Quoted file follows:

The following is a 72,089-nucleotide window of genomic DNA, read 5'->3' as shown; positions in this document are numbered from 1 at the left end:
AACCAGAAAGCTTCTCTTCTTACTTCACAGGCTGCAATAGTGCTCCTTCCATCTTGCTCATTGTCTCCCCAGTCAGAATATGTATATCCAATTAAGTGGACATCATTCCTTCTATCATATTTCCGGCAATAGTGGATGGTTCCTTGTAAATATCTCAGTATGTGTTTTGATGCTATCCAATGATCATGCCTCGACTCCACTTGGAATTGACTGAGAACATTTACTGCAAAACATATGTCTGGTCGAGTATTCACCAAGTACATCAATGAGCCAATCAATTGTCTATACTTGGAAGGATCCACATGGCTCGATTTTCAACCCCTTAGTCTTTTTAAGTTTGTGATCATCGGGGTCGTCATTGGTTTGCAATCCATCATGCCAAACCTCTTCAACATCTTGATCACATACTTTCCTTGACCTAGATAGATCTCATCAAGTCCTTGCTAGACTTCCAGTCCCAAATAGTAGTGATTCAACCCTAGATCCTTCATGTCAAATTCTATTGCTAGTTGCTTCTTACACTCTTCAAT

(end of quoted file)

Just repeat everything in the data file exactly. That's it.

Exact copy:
The following is a 72,089-nucleotide window of genomic DNA, read 5'->3' as shown; positions in this document are numbered from 1 at the left end:
AACCAGAAAGCTTCTCTTCTTACTTCACAGGCTGCAATAGTGCTCCTTCCATCTTGCTCATTGTCTCCCCAGTCAGAATATGTATATCCAATTAAGTGGACATCATTCCTTCTATCATATTTCCGGCAATAGTGGATGGTTCCTTGTAAATATCTCAGTATGTGTTTTGATGCTATCCAATGATCATGCCTCGACTCCACTTGGAATTGACTGAGAACATTTACTGCAAAACATATGTCTGGTCGAGTATTCACCAAGTACATCAATGAGCCAATCAATTGTCTATACTTGGAAGGATCCACATGGCTCGATTTTCAACCCCTTAGTCTTTTTAAGTTTGTGATCATCGGGGTCGTCATTGGTTTGCAATCCATCATGCCAAACCTCTTCAACATCTTGATCACATACTTTCCTTGACCTAGATAGATCTCATCAAGTCCTTGCTAGACTTCCAGTCCCAAATAGTAGTGATTCAACCCTAGATCCTTCATGTCAAATTCTATTGCTAGTTGCTTCTTACACTCTTCAAT